As eviction blockades continue in KC, landlord groups call for rental assistance

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Leaders with the tenants rights group, KC Tenants, locked arms outside the Eastern Jackson County courthouse on Tuesday blocking the entrance for morning eviction hearings.Group leaders say the physical blockade stopped 41 morning eviction hearings, and virtual disruptions delayed 62 evictions in the afternoon.Independence resident Kenneth Gobble welcomed the group’s actions.”I’m barely making it,” Gobble said. “I lost one job because of the virus. I had to take a pay cut.”Gobble said his landlord refused to fix problems with his property but still demands rent. He will now face another eviction proceeding in February.KC Tenants leaders took similar action in October, chaining themselves to the Jackson County courthouse in downtown Kansas City, saying every eviction is an act of violence especially during a pandemic. But leaders with groups that provide resources to landlords and housing providers say delaying eviction proceedings can prove dangerous for communities, too, especially if a tenant has criminal problems.”If I lived next to that person, I wouldn’t want that eviction proceeding to be disrupted because I want the criminal living next door to me to be removed,” said Kim Tucker, executive director of Mid-America Association of Real Estate Investors.Tucker said MAERI is focused on helping tenants access rental assistance and other local programs to help pay rent.”We would much rather get the renter to one of these programs and help them get all the paperwork completed so they can get their rent paid than fill out an eviction proceeding,” she said. A stimulus package approved by Congress last month extended a Centers for Disease Control and Prevention moratorium on evictions until Jan. 31. It also provides $25 billion to state and local officials to provide rental assistance to tenants.”We need to connect tenants that need help with available resources,” said Robert Long, president of Landlords Inc.Long also talked about KC Tenants’ lawsuit against Jackson County Chief Judge David Byrn after the group partnered with the ACLU to sue Byrn in federal court to stop evictions.The lawsuit claimed letting evictions continue is in violation of the CDC’s eviction moratorium from September.A federal judge, however, denied an injunction in that lawsuit in November, saying eviction proceedings could continue.”Nobody blocked the door when they sought to be heard through the court when they sued the court,” Long said. “And it was important that they were heard, you know.”KC Tenants leaders say they will continue to demand a halt to evictions. The group is planning a rally at the Jackson County Courthouse on Thursday to call for a “Zero Eviction January.”

Leaders with the tenants rights group, KC Tenants, locked arms outside the Eastern Jackson County courthouse on Tuesday blocking the entrance for morning eviction hearings.

Group leaders say the physical blockade stopped 41 morning eviction hearings, and virtual disruptions delayed 62 evictions in the afternoon.

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Independence resident Kenneth Gobble welcomed the group’s actions.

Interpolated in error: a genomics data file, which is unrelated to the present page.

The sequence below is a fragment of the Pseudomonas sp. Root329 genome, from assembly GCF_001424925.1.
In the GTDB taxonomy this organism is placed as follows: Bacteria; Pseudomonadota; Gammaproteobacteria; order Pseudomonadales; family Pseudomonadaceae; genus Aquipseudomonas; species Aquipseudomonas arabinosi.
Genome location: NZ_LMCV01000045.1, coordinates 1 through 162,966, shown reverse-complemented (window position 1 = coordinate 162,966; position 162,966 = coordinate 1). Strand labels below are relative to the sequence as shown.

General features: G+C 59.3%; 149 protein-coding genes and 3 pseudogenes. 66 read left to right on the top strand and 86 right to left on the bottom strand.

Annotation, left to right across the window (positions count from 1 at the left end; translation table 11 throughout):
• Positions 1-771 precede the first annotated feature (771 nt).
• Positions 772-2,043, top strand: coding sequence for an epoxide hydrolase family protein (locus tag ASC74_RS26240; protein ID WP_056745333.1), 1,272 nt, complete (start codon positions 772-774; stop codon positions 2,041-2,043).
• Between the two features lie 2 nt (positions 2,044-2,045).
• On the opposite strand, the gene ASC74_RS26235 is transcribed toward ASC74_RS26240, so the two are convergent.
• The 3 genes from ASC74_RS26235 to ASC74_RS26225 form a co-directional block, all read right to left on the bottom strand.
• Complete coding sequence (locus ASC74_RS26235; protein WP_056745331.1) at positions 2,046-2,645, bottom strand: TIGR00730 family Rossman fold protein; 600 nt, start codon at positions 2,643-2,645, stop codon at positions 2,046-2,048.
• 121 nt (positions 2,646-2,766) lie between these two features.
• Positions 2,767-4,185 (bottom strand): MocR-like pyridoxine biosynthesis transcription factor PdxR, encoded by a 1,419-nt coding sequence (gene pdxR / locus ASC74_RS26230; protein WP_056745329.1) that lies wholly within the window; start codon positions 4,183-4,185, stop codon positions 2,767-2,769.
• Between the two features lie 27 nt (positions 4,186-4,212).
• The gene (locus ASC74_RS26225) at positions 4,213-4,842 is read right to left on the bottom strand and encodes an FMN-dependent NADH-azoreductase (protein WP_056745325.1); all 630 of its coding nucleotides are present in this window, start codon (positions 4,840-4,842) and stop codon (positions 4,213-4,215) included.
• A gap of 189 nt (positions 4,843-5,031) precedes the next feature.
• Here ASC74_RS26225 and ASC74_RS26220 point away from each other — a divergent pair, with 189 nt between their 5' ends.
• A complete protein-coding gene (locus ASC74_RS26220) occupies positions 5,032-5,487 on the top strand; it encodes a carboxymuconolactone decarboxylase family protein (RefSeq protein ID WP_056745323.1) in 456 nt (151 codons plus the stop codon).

“I’m barely making it,” Gobble said. “I lost one job because of the virus. I had to take a pay cut.”

Gobble said his landlord refused to fix problems with his property but still demands rent. He will now face another eviction proceeding in February.

KC Tenants leaders took similar action in October, chaining themselves to the Jackson County courthouse in downtown Kansas City, saying every eviction is an act of violence especially during a pandemic.

But leaders with groups that provide resources to landlords and housing providers say delaying eviction proceedings can prove dangerous for communities, too, especially if a tenant has criminal problems.

“If I lived next to that person, I wouldn’t want that eviction proceeding to be disrupted because I want the criminal living next door to me to be removed,” said Kim Tucker, executive director of Mid-America Association of Real Estate Investors.

Tucker said MAERI is focused on helping tenants access rental assistance and other local programs to help pay rent.

“We would much rather get the renter to one of these programs and help them get all the paperwork completed so they can get their rent paid than fill out an eviction proceeding,” she said.

A stimulus package approved by Congress last month extended a Centers for Disease Control and Prevention moratorium on evictions until Jan. 31. It also provides $25 billion to state and local officials to provide rental assistance to tenants.

“We need to connect tenants that need help with available resources,” said Robert Long, president of Landlords Inc.

Long also talked about KC Tenants’ lawsuit against Jackson County Chief Judge David Byrn after the group partnered with the ACLU to sue Byrn in federal court to stop evictions.

The lawsuit claimed letting evictions continue is in violation of the CDC’s eviction moratorium from September.

A federal judge, however, denied an injunction in that lawsuit in November, saying eviction proceedings could continue.

“Nobody blocked the door when they sought to be heard through the court when they sued the court,” Long said. “And it was important that they were heard, you know.”

KC Tenants leaders say they will continue to demand a halt to evictions. The group is planning a rally at the Jackson County Courthouse on Thursday to call for a “Zero Eviction January.”



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